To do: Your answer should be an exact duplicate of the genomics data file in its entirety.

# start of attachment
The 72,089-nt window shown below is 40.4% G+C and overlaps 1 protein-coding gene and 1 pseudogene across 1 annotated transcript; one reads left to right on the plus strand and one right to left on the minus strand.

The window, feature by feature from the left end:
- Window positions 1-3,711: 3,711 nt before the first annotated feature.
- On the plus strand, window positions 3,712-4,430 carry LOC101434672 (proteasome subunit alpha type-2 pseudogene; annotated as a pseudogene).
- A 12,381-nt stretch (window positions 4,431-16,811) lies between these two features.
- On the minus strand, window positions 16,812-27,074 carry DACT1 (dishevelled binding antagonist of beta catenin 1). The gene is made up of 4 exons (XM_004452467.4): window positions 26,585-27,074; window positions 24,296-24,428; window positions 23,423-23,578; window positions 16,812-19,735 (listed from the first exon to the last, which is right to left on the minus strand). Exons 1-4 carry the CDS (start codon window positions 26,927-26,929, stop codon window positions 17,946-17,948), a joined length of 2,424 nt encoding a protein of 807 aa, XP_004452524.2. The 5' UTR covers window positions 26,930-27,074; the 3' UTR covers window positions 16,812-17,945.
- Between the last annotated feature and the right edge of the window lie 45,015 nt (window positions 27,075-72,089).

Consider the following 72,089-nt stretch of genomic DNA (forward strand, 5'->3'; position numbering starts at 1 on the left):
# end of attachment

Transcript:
The 72,089-nt window shown below is 40.4% G+C and overlaps 1 protein-coding gene and 1 pseudogene across 1 annotated transcript; one reads left to right on the plus strand and one right to left on the minus strand.

The window, feature by feature from the left end:
- Window positions 1-3,711: 3,711 nt before the first annotated feature.
- On the plus strand, window positions 3,712-4,430 carry LOC101434672 (proteasome subunit alpha type-2 pseudogene; annotated as a pseudogene).
- A 12,381-nt stretch (window positions 4,431-16,811) lies between these two features.
- On the minus strand, window positions 16,812-27,074 carry DACT1 (dishevelled binding antagonist of beta catenin 1). The gene is made up of 4 exons (XM_004452467.4): window positions 26,585-27,074; window positions 24,296-24,428; window positions 23,423-23,578; window positions 16,812-19,735 (listed from the first exon to the last, which is right to left on the minus strand). Exons 1-4 carry the CDS (start codon window positions 26,927-26,929, stop codon window positions 17,946-17,948), a joined length of 2,424 nt encoding a protein of 807 aa, XP_004452524.2. The 5' UTR covers window positions 26,930-27,074; the 3' UTR covers window positions 16,812-17,945.
- Between the last annotated feature and the right edge of the window lie 45,015 nt (window positions 27,075-72,089).

Consider the following 72,089-nt stretch of genomic DNA (forward strand, 5'->3'; position numbering starts at 1 on the left):